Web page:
Alcohol and Other Drug Abuse Among First-year College Students

This document examines the problem of problem drinking among freshman college students. It looks at the scope of the problem and potential responses. While it’s focus is pretty narrow, it offers a lot of helpful information for other communities as well.

National surveys find that about two in five U.S. undergraduates engage in heavy drinking, which is typically defined as having five or more drinks in a row at least once in a two-week period. According to survey data compiled by the Core Institute in 2004, 45.3 percent of freshmen nationally can be classified as heavy drinkers. The same data indicate that 17.7 percent are heavy and frequent drinkers, meaning that they engaged in at least one episode of heavy drinking in the previous two weeks and drank on three or more occasions per week.

The negative consequences associated with college alcohol use are legion, including personal injury, physical illness, high-risk sexual behavior, and death. Research estimates that 1,700 college students ages 18–24 die annually from alcohol related unintentional injuries. Nearly 80 percent of those deaths are associated with driving after drinking. In 2001, just over 10 percent of college students reported being injured, while 8 percent reported having unprotected sexual intercourse because of their drinking.

It also offers detailed guidelines for keeping first year students safe:

Provide Alcohol-free Options.

  • Create and promote alcohol-free events for fi rst-year students.
  • Support student clubs and organizations that are substance-free.
  • Create and promote service learning and volunteer opportunities.
  • Require community service work as part of the academic curriculum.
  • Open or expand hours at a student center, recreation facilities, or other alcohol-free settings.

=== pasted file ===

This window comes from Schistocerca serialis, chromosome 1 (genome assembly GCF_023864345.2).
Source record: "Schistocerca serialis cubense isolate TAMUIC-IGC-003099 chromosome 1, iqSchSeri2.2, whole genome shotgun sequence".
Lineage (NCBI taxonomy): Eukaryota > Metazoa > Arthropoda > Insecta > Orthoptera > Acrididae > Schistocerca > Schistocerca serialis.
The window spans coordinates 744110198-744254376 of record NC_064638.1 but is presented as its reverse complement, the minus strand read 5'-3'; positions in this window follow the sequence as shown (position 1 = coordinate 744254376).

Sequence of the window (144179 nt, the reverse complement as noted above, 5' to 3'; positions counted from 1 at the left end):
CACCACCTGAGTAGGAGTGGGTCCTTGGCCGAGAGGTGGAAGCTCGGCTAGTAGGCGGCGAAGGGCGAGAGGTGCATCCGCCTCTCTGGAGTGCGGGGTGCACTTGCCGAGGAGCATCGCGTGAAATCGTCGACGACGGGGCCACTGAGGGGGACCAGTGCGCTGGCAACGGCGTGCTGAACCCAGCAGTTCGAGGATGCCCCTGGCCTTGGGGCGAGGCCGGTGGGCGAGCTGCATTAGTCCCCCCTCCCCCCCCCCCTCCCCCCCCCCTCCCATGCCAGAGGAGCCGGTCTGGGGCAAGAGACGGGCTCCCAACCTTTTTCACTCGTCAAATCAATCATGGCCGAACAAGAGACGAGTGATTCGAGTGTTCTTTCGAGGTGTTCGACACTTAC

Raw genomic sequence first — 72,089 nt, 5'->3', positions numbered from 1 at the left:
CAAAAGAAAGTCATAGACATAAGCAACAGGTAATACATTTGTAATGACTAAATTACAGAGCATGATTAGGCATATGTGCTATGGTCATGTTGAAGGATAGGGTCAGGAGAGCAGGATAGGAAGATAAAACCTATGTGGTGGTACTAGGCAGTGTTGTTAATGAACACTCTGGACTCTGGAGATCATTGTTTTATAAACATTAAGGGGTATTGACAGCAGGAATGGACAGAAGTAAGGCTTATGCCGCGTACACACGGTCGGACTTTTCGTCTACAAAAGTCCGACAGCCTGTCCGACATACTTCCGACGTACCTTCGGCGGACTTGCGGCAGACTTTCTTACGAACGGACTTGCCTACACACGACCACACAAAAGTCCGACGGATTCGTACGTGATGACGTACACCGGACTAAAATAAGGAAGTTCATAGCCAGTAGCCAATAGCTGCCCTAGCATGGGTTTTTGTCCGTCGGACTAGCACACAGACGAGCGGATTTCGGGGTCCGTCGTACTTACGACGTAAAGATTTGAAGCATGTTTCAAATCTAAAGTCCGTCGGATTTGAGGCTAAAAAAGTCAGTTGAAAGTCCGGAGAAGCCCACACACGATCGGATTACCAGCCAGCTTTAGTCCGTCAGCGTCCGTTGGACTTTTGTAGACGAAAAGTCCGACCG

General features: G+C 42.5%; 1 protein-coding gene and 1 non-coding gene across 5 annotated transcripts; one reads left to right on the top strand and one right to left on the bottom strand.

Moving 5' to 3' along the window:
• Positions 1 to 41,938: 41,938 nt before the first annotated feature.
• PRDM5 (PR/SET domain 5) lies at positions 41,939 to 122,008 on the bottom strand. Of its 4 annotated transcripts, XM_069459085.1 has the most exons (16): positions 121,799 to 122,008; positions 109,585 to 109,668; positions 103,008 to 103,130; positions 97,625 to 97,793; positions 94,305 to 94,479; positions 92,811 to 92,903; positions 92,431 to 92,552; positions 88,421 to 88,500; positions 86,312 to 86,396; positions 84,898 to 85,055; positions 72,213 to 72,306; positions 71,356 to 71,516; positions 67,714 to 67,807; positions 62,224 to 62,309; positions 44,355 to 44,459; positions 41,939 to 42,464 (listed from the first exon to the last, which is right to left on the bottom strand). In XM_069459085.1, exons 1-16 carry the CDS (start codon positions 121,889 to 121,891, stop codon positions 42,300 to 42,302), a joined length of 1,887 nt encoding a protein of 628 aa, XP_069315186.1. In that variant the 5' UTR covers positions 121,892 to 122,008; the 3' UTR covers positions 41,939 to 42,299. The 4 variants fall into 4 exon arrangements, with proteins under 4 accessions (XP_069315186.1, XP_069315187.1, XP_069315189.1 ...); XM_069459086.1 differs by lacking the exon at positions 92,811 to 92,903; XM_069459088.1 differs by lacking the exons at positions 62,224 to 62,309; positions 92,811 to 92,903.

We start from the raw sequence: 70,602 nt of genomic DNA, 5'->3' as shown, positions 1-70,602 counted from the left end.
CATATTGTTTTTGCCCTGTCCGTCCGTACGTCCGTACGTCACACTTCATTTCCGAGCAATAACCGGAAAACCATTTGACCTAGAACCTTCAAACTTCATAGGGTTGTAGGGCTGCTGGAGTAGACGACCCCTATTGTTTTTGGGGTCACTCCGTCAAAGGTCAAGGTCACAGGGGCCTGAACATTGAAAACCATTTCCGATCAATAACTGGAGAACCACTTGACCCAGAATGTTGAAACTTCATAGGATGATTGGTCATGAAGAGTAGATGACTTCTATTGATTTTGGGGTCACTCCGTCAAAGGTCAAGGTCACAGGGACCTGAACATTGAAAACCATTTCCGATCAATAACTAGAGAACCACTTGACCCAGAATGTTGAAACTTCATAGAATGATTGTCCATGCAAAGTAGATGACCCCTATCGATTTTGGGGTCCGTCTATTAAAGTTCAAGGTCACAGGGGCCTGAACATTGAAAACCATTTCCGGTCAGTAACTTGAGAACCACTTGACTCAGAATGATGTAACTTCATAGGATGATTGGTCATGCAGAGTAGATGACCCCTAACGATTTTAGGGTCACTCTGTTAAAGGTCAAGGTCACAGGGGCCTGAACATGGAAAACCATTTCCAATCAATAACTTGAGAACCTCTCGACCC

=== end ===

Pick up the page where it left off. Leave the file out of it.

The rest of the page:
• Promote consumption of nonalcoholic beverages and food at events.

Create a Healthy Normative Environment.

  • Offer a greater number of substance-free residence halls.
  • Promote faculty-student contact.
  • Require students to meet regularly with academic adviser.
  • Require students to meet regularly with resident assistant.
  • Employ older resident assistants.
  • Prohibit fraternity and sorority rush for fi rst-year students.
  • Require students to take more morning and Friday classes.

Restrict Alcohol Availability.

  • Require all social events during orientation to be “dry.”
  • Require fi rst-year students to live on campus.
  • Disseminate responsible host guidelines for both on- and off-campus parties.
  • Install a responsible beverage service program.
  • Train alcohol servers and managers to stop service to underage or intoxicated students.
  • Train alcohol servers and managers in the latest techniques and technologies for recognizing false IDs.
  • Eliminate residence hall delivery of alcohol purchases.
  • Advertise food and activities, such as dancing or sports, rather than drinking as the focus of the event.

Restrict Marketing and Promotion of Alcohol.

  • Ban alcohol promotions with special appeal to underage drinkers.
  • Ban advertising of high-risk promotions.

Strengthen Policy Development and Enforcement.

  • Review campus alcohol and other drug policies and strengthen where necessary.
  • Disseminate campus alcohol and other drug policies and publicize their enforcement.
  • Require on-campus functions to be registered.
  • Impose tough penalties for possessing a fake ID.
  • Enforce minimum legal drinking age laws.
  • Increase ID checks at on-campus functions and parties.
  • Use decoy operations at campus pubs and on-campus functions.
  • Increase ID checks at off-campus bars and liquor stores.
  • Use decoy operations at retail alcohol outlets.
  • Enforce seller penalties for sale of liquor to minors.
  • Support local and state enforcement in imposing driver’s license penalties for minors violating alcohol laws, and in changing driver’s licensing procedures and formats.
  • Notify parents of their children’s rules violations.